Secretly, I’m always hoping that the articles in Inquiring Mind will stir people up and generate some feisty letters to the editor. So after our fall issue on freedom came and went, eliciting only a measured response from readers, I remarked to my coeditor, “Hey Wes, maybe it’s time for an issue on sex?” “Why just sex?” he laughed. “How about sex, money and power?” Alan, our publisher, agreed, “Yeah, I think it’s time to take on ‘the tough stuff.’”
Even when the dramas of life are somewhat settled, it’s not that easy to maintain equanimity. But when grappling with issues like sex, money and power, you might feel as though you had never heard of the Dharma. What comes up is often intimate, revealing the ways you’re most driven, both in protecting a sense of self and in relationships with others. To grapple with your own desires, to disclose your struggles with sex, money and power in your own day-to-day life, takes courage. And that’s precisely what Inquiring Mind has asked of the Dharma teachers we’ve interviewed and the writers we’ve invited to share their own stories.
We begin with money. Ajahn Amaro, coabbot of Abhayagiri Monastery, describes how the economic and social organization of the monastic community cuts at the very root of our desires. Journalist and bon vivant Bokara Legendre gives us a rare view into the mind of a philanthropist longing to be thanked. Next comes power. Publisher Arnie Kotler wrestles with his intense relationships with his Zen teachers and father-figures, Richard Baker-roshi and Thich Nhat Hanh. Poet/translator Stephen Mitchell does likewise with Korean Zen master Soen Sa Nim. In our section on sex, we present a provocative pair of interviews. Tibetan Buddhist scholar Miranda Shaw explores the Tantric approach to sex while Theravadin nun Ajahn Thaniya talks about the practice of celibacy. We then offer what may be a uniquely American approach to the subject, Michael Attie’s Lingerie Zen Sect.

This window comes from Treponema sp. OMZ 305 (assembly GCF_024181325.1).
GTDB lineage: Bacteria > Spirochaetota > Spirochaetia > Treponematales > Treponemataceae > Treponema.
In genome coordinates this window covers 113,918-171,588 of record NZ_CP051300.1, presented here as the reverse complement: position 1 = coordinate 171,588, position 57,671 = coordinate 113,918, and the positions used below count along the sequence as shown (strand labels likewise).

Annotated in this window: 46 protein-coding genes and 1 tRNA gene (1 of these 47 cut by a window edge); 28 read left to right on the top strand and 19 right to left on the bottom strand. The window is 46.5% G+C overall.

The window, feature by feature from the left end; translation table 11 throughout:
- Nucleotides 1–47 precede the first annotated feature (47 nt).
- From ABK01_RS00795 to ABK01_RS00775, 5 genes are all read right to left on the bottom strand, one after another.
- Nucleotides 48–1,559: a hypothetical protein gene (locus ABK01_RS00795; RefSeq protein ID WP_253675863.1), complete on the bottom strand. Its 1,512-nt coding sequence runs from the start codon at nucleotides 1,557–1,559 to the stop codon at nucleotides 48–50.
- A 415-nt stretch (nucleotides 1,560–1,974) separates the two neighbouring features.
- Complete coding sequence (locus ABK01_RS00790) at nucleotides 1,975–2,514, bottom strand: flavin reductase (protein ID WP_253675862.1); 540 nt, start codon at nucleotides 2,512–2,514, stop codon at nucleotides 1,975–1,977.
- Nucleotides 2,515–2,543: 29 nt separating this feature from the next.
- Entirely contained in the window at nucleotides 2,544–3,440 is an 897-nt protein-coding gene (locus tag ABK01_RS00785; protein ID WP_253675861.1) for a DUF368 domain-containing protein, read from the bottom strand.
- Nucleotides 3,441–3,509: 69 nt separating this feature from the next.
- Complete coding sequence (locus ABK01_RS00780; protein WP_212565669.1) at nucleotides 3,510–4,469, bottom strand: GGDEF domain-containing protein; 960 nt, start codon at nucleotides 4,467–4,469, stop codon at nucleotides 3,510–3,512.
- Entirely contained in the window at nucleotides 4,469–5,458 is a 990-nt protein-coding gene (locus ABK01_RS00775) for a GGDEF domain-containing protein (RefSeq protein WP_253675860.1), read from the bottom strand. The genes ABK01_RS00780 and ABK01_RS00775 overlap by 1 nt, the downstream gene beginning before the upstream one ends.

Drawing the themes of the issue together Theravadin monk Ajahn Sucitto and Tibetan monk Matthieu Ricard offer wise advice on understanding and working skillfully with desire no matter how it might manifest. Read on, see what comes up for you, and maybe send us a feisty letter.
—Barbara Gates, for the editors